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Lecture

Chapter 9 Crime and Deviance.docx

5 Pages
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Department
Sociology
Course Code
SOC 103
Professor
Terry Roswell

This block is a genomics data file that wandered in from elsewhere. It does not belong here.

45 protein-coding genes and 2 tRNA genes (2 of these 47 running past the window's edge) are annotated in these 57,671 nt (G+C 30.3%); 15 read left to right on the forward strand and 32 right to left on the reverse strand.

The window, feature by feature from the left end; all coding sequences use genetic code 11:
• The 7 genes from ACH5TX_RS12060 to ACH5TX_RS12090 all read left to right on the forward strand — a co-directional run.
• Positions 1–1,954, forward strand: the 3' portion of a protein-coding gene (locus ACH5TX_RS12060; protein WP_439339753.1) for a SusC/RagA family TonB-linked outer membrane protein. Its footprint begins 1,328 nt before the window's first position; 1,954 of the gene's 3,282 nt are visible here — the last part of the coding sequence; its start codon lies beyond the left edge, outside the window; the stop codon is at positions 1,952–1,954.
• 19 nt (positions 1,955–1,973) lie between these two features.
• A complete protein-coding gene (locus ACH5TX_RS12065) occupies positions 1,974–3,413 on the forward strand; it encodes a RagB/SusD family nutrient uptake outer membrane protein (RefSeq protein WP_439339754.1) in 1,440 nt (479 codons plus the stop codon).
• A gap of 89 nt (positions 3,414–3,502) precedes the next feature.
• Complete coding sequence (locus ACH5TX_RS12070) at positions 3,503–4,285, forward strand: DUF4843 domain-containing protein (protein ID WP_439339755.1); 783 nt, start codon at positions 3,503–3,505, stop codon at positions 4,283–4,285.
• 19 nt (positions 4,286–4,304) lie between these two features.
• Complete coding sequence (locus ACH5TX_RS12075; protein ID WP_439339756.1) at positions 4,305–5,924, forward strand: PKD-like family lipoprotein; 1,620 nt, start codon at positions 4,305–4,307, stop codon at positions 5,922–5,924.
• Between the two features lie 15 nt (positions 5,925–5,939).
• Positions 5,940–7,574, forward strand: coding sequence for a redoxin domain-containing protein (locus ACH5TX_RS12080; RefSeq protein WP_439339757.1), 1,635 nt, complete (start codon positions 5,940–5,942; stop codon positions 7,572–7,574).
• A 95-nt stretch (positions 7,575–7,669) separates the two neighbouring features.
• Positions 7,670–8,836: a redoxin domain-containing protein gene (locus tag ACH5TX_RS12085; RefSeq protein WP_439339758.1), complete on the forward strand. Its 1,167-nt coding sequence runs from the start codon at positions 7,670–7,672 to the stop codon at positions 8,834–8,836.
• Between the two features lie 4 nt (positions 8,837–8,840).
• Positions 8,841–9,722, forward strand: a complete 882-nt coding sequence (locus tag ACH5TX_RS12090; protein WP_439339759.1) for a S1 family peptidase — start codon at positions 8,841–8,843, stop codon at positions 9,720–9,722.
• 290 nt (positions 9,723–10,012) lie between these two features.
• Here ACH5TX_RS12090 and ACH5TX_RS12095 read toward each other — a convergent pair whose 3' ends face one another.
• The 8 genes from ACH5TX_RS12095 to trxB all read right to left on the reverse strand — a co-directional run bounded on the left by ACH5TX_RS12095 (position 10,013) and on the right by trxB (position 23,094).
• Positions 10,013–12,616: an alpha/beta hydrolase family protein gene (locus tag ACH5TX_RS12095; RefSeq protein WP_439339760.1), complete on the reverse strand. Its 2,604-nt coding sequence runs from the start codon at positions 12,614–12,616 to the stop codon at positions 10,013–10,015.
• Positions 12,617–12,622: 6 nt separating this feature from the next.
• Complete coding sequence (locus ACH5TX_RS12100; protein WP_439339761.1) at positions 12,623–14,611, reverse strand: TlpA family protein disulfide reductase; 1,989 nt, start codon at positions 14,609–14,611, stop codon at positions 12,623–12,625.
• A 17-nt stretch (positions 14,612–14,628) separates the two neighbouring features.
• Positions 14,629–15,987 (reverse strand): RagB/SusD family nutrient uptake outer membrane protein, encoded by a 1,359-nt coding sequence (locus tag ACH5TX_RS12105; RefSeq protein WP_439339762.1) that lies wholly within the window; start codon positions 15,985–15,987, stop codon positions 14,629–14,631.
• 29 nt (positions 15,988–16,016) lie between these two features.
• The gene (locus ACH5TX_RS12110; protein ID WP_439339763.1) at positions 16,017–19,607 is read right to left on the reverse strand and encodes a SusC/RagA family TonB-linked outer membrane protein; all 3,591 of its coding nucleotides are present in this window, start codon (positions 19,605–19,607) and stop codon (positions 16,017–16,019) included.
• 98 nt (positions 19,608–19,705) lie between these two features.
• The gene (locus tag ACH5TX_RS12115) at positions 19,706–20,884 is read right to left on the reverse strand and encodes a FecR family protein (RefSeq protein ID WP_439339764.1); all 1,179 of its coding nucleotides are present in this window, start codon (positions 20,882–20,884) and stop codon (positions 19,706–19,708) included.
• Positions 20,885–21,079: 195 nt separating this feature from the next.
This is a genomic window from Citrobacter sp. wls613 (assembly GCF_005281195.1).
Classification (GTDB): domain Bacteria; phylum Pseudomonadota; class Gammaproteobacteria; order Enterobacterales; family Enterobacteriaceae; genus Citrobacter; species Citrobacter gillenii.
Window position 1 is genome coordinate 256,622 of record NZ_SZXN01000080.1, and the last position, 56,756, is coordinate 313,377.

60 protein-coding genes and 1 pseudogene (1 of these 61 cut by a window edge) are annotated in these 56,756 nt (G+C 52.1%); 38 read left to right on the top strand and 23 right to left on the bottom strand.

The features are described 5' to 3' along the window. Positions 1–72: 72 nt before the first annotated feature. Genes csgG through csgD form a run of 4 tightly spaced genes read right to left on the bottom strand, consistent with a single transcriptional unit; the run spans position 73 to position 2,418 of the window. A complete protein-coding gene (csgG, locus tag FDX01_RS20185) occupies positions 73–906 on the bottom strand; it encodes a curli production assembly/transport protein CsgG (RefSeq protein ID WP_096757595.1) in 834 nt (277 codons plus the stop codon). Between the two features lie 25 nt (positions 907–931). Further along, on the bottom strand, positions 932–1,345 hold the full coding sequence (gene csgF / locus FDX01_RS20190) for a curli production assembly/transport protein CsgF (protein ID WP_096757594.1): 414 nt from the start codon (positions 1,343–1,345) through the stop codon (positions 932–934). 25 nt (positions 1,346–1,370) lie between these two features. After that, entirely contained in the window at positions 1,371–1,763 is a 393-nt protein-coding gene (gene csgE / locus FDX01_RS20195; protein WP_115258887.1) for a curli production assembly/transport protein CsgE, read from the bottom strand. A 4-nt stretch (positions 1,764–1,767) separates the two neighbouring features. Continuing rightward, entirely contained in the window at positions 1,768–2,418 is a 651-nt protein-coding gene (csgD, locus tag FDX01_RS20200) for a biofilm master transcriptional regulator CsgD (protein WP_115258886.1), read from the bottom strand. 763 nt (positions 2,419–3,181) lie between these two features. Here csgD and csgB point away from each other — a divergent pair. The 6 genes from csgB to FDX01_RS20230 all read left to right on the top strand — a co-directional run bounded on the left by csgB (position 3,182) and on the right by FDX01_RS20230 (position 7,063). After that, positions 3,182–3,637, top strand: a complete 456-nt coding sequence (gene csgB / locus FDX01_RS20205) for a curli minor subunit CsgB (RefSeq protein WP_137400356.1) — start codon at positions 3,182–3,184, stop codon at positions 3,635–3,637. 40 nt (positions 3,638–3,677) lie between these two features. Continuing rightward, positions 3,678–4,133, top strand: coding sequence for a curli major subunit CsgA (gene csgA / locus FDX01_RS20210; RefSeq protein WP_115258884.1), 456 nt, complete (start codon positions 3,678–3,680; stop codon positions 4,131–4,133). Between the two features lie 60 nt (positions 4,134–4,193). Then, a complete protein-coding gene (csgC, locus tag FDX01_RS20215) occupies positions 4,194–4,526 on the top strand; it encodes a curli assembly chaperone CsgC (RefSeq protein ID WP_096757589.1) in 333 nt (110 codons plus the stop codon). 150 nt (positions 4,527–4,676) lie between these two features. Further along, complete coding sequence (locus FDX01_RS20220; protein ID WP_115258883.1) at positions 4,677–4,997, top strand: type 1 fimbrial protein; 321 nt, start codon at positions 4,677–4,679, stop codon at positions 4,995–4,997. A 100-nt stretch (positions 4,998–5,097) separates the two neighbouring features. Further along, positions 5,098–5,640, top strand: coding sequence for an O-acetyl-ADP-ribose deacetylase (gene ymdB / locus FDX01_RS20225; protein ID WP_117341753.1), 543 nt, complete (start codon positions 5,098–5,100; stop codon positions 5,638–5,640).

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Chapter 9 Crime and Deviance Why study crime?  Find reason why crime occurs  Begin an understanding and figure out how to prevent it  Create new laws or adjust existing laws  What is acceptable in our society and what is wrong in our society  Enforcing the law for social norms  Learn about society using King Arthur Theory  All of us are affected by crime because we all must follow the rules and regulations placed out for all of us  We can take a look at USA and us and you will see that USA is a more violent society  Location in regards to drug trafficking from Mexico and that is trickling into the united states Murder  Manipulation  Self defense  Revenge Domestic Violence  Abused as a child  Financial stress  Stess from work  Away to feel empowered over others  Has a lot to do with power  Ego for male patriarchical society Drug Dealing  Poor maybe has an addiction  Way to make quick money White Collar Crime  In a power position not to hurt anyone directly Deviance: Is always constantly changing, deviance in Canadian society may be different from deviance in an American society Deviance departs from social normal that is subject to social control Not all crimes are deviant or unusual acts, not all deviant acts are illegal or criminal Smoking marijuana Criminal and Deviant  Marijuana use in Canada is illegal but is it deviant?  Significant % of youths have used or are using drugs and ¾ surveyed soft drugs should be allowed for person use  Vancouver study (2001) shows support for decriminalization of marijuana increased from 47% to 57% in three year period  Banned substance Who says what is normal?  If deviance is behaviour that is different from the norms, then who defines what is normal?  Societal norms define what is proper ad not proper behaviour  Norma are established through tradition culture or custom  Norma may be created when everyone agrees to avoid particular behaviours  The dominant culture defines what is normal  Cultural transmission is passed down to create social norms Deviance varies between societies  The fact that some behaviour is universally accepted and wrong while other behaviour is not gives us insight into the fact that deviance may simply be socially constructed  In other words, individuals construct their own definition of what is acceptable and what is not acceptable Examples of variation in deviance Spe
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